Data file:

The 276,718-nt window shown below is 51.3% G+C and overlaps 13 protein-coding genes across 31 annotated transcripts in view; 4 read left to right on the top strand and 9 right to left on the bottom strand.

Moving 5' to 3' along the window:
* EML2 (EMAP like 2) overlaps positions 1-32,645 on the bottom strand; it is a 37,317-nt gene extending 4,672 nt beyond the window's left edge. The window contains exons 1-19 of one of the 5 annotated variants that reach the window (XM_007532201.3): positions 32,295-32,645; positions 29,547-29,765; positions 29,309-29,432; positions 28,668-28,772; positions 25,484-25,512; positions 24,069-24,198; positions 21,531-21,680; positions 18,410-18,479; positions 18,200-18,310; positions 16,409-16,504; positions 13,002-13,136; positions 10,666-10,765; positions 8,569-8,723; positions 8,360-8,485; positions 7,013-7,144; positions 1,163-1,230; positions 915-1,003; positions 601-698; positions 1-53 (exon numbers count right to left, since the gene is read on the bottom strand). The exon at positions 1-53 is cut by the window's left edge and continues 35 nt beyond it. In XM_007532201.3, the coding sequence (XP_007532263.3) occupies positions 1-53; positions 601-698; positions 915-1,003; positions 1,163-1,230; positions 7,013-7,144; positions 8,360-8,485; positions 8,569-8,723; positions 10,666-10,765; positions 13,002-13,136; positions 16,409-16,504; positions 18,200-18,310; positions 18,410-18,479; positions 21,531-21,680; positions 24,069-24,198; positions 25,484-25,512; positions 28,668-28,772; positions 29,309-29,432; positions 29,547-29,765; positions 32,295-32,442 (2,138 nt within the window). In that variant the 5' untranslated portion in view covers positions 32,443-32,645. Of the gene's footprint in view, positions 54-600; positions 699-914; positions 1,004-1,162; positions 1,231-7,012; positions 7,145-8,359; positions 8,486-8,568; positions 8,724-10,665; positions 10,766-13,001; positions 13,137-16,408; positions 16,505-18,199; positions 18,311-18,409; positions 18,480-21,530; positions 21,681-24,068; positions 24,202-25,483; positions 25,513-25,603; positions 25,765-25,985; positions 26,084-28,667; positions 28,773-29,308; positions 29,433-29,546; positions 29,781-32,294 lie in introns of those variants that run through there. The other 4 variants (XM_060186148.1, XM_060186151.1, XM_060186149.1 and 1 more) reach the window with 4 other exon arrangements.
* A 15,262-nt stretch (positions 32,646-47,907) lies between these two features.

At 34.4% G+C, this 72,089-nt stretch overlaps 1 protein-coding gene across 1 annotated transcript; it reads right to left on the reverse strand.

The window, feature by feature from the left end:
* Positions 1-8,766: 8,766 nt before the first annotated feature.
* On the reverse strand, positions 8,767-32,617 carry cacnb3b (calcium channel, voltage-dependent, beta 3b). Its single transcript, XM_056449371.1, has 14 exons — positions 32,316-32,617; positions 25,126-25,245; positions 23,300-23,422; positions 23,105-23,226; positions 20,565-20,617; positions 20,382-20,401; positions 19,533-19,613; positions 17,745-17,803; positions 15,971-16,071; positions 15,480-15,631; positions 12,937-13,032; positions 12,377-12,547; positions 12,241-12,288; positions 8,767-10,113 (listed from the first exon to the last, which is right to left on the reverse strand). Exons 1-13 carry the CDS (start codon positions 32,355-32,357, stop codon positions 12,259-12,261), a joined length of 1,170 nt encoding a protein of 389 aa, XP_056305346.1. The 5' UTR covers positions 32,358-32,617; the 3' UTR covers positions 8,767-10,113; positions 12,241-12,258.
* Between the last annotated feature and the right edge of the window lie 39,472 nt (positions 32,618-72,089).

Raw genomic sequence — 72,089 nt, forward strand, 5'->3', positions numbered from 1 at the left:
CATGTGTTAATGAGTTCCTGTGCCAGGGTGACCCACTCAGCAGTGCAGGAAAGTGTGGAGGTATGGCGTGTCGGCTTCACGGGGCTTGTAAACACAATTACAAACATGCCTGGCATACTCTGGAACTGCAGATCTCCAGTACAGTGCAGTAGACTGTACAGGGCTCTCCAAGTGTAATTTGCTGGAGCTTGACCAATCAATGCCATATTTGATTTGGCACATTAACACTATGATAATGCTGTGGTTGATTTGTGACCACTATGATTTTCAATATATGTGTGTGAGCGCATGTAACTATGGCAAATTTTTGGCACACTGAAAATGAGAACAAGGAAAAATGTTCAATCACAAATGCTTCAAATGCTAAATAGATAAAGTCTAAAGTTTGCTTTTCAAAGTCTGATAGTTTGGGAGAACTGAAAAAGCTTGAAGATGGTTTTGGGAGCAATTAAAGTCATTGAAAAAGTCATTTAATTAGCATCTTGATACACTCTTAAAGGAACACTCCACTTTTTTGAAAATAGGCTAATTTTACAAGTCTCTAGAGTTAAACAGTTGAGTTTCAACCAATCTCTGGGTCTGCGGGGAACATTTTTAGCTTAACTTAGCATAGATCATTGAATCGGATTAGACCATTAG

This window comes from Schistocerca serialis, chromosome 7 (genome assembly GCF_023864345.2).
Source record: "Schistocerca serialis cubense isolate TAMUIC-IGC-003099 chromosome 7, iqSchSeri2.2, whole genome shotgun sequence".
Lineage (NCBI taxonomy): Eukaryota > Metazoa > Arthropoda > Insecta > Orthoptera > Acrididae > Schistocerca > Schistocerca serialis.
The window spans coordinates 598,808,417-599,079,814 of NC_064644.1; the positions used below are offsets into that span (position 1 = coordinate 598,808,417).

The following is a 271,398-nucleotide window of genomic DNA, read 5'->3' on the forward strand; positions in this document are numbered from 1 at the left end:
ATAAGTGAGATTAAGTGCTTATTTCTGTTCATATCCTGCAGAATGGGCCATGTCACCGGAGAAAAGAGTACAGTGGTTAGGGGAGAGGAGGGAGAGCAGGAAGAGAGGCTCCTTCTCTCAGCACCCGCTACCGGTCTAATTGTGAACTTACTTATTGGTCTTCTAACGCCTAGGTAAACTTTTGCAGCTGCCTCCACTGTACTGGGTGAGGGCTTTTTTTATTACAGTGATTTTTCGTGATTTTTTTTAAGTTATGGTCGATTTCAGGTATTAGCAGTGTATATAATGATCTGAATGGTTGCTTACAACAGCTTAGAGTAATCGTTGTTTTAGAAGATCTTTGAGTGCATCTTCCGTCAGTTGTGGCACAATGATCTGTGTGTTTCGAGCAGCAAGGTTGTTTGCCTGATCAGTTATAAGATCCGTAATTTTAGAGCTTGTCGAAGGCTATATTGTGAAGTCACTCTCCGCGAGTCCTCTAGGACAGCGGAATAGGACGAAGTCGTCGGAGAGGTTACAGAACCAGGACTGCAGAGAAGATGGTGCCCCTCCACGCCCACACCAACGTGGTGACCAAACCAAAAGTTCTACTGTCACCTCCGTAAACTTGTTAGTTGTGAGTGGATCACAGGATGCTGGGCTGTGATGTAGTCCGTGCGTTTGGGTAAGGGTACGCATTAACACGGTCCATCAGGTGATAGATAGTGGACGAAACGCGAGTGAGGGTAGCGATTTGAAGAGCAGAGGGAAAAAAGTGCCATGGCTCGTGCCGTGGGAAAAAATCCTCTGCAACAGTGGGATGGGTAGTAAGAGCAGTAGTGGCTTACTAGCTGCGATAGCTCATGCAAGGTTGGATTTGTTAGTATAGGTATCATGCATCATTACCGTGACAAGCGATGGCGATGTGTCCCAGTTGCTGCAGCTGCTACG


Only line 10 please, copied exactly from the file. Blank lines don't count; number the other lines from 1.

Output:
Raw genomic sequence — 72,089 nt, forward strand, 5'->3', positions numbered from 1 at the left: